Professor's dedication to school honored through endowments

Author: Linda Thomas Terhune
James Barany came to Purdue in 1956 as a master’s student in industrial engineering. He never left, joining the faculty in 1958.

James BaranyOver the past 51 years, he has become a fixture in the lives of students and a legend for alumni. For many, Barany’s name is synonymous with the School of Industrial Engineering.

As the school’s head undergraduate advisor, and faculty advisor to Purdue’s chapter of the Institute of Industrial Engineers (IIE), Barany has met nearly all of the school’s 7,000 or so alumni. And they remember him—most frequently for his dedication to students and the school, and for his sense of humor. After all, teaching techniques that involve candy are hard to forget. During the freshman orientation class, Engineering 100, he tossed small bags of M & Ms at the students to illustrate that industrial engineers design M (an) and M (achine) systems.

Barany has served as associate school head since 1970. In addition to his work with students, he created and led annual Industrial Engineering Annual Work Simplification seminars (1966 to 2000), and the AT&T Graduate Summer Program for manufacturing and systems engineers (1965 to 1999), which awarded some 257 master’s degrees. In 1998, the State of Indiana recognized Barany’s widespread contributions by giving him its highest honor, the Sagamore of the Wabash award.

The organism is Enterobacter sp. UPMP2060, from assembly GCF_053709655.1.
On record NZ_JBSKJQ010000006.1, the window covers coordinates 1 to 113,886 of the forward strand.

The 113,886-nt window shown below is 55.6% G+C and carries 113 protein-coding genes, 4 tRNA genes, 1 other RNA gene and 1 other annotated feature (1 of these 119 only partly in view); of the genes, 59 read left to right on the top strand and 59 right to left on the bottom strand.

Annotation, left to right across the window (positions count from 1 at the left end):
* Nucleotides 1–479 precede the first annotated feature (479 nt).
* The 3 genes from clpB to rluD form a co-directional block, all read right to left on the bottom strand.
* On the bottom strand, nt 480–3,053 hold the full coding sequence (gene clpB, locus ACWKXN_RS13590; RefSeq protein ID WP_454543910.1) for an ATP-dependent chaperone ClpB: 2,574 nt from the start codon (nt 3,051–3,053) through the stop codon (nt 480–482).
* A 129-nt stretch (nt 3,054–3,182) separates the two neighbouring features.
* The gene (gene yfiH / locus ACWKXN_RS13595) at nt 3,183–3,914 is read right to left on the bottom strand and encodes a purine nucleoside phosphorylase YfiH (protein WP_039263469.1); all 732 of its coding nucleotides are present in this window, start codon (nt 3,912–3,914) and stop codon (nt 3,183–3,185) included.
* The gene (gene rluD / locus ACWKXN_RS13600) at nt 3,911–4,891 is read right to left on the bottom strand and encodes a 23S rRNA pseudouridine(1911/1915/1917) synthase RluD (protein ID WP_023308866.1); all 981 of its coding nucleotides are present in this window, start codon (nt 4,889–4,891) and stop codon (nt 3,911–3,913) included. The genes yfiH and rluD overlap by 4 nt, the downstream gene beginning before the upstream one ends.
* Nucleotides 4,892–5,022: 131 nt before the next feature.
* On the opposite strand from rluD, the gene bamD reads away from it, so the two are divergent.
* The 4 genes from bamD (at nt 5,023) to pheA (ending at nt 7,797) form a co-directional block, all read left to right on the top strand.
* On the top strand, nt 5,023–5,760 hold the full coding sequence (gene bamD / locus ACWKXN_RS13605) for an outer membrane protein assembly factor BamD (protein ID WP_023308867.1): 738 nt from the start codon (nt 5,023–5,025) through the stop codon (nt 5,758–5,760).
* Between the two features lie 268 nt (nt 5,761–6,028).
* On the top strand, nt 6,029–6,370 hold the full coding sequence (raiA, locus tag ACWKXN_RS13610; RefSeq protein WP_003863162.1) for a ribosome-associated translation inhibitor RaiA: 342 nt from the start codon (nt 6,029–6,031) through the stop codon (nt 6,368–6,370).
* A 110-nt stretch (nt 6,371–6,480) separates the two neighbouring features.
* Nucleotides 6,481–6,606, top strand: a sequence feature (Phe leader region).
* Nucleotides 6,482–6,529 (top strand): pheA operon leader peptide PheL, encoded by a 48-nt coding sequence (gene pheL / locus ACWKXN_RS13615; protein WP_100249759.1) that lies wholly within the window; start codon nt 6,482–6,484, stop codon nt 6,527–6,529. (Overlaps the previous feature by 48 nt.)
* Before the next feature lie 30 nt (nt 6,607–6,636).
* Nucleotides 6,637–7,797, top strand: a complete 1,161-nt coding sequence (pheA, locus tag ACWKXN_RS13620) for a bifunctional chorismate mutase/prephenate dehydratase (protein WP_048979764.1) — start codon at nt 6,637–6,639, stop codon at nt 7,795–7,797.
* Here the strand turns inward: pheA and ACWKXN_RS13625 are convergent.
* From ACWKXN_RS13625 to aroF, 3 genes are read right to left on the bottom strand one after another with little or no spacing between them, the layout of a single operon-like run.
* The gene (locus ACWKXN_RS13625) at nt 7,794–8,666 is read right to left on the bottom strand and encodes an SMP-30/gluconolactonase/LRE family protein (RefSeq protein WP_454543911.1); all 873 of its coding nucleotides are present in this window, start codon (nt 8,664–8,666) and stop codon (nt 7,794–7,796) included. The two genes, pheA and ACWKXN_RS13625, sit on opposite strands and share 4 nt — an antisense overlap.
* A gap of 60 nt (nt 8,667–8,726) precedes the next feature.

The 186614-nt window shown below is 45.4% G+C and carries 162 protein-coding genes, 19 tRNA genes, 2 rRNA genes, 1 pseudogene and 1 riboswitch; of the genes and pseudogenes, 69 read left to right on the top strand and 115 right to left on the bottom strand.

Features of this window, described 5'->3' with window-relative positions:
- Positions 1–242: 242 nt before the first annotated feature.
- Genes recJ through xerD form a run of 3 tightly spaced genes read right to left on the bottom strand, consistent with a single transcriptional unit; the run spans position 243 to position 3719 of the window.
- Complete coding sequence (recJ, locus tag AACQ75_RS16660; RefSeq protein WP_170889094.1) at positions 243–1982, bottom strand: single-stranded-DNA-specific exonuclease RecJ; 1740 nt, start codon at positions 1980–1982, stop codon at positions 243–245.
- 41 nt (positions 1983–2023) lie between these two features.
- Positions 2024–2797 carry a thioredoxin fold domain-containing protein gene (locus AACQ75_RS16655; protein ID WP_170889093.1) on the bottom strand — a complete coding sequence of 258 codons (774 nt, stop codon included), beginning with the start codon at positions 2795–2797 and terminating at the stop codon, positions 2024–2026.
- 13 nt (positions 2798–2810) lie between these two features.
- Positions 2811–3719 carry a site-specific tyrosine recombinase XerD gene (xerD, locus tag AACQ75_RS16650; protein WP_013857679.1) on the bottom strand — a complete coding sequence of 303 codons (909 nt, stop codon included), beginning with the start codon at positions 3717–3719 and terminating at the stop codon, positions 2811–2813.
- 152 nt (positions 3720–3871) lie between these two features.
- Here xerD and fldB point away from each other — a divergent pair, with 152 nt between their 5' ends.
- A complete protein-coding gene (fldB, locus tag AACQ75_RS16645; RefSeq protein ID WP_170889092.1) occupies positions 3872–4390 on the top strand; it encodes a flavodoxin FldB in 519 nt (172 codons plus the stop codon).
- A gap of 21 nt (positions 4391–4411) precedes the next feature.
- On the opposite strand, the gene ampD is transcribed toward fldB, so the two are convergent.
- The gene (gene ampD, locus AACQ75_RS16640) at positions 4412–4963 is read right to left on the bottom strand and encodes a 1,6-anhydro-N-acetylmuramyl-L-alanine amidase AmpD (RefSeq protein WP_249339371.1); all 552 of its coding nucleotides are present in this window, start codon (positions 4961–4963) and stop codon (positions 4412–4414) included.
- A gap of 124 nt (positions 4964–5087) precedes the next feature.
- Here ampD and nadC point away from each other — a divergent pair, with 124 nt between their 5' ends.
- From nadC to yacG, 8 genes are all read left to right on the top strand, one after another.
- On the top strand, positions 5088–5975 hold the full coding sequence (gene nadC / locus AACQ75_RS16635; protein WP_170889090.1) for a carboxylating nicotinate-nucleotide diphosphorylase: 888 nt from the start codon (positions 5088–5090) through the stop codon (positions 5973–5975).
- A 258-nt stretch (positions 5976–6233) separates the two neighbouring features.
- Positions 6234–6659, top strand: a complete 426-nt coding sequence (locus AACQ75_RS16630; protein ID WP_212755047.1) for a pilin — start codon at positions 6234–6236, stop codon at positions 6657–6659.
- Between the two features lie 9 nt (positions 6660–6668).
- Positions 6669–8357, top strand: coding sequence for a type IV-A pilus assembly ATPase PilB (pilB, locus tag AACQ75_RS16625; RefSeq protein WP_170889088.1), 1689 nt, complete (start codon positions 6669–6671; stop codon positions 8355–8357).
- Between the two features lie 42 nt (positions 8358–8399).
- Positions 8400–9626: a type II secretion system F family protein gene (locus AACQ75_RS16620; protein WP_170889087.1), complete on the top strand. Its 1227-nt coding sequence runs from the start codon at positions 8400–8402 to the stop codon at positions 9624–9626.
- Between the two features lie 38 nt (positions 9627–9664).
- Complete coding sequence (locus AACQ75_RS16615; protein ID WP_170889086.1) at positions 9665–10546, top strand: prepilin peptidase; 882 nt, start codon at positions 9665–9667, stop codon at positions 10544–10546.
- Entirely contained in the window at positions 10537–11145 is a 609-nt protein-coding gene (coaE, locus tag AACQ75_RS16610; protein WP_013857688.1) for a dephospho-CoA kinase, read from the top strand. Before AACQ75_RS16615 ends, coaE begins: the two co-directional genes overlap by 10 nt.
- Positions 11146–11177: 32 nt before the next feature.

Barany grew up in South Bend and worked his way through Notre Dame as a union autoworker for Studebaker. His lifelong affection for the car is well known in the IE community, as was, for many years, an office packed to the rafters with books and papers that he likened to a warehouse. In 2005, long past the point of retirement for many, Barany pointed out that he had not once in his teaching career taken a sabbatical. “I was thinking of taking one, just to clean out my office,” he said, showing his characteristic sense of humor.

He is not only a mainstay at Purdue, but he’s also a longtime member of IIE, having missed only one annual conference, since the group’s formation in the mid-’70s. In June, during the 2009 IIE Annual Conference, Miami-area alumni and colleagues from academia celebrated Barany’s half-century in the discipline at a reception in his honor.

In recognition of Barany’s many contributions to IE and tireless dedication, the school is launching a campaign to create endowments in his honor. The funds will provide support for undergraduate scholarships, graduate fellowships, a named chair for his replacement, and a fund that will be used to evolve new programs for internships, advising, and course enhancement.

“For many of us, Dr. Barany served as our teacher, academic counselor, and role model. I was fortunate enough to have him as my honors paper advisor and I served as his teaching assistant,” recalls Joseph Mallof (BSIE ’72), president and CEO of World Kitchen, LLC, and chairman of the Barany Endowment Campaign. “Dr. Barany is more than just an advisor, teacher, and esteemed leader. To many of us, he was the driving force behind our education, a professional resource, a personal friend, or a mentor who is held in the highest regard. We will be reaching out to six decades of IE alumni to help us in this effort. I’m honored to help our school raise funds for such a humble man who has done so much for us.

“The endowments will help ensure that Professor Barany’s commitment to excellence continues long after his retirement.”

Save The Date

James Barany

IE will honor Professor James Barany during a reception on April 9, 2010. If you would like to play an active part in this celebration, we ask that you help in the following ways:

  • Attend the celebration.
  • Write a brief note recounting your experience with Dr. Barany.
  • Make a tax-deductible gift in his honor.

For more information, please contact the Office of Development at (765) 496-6192.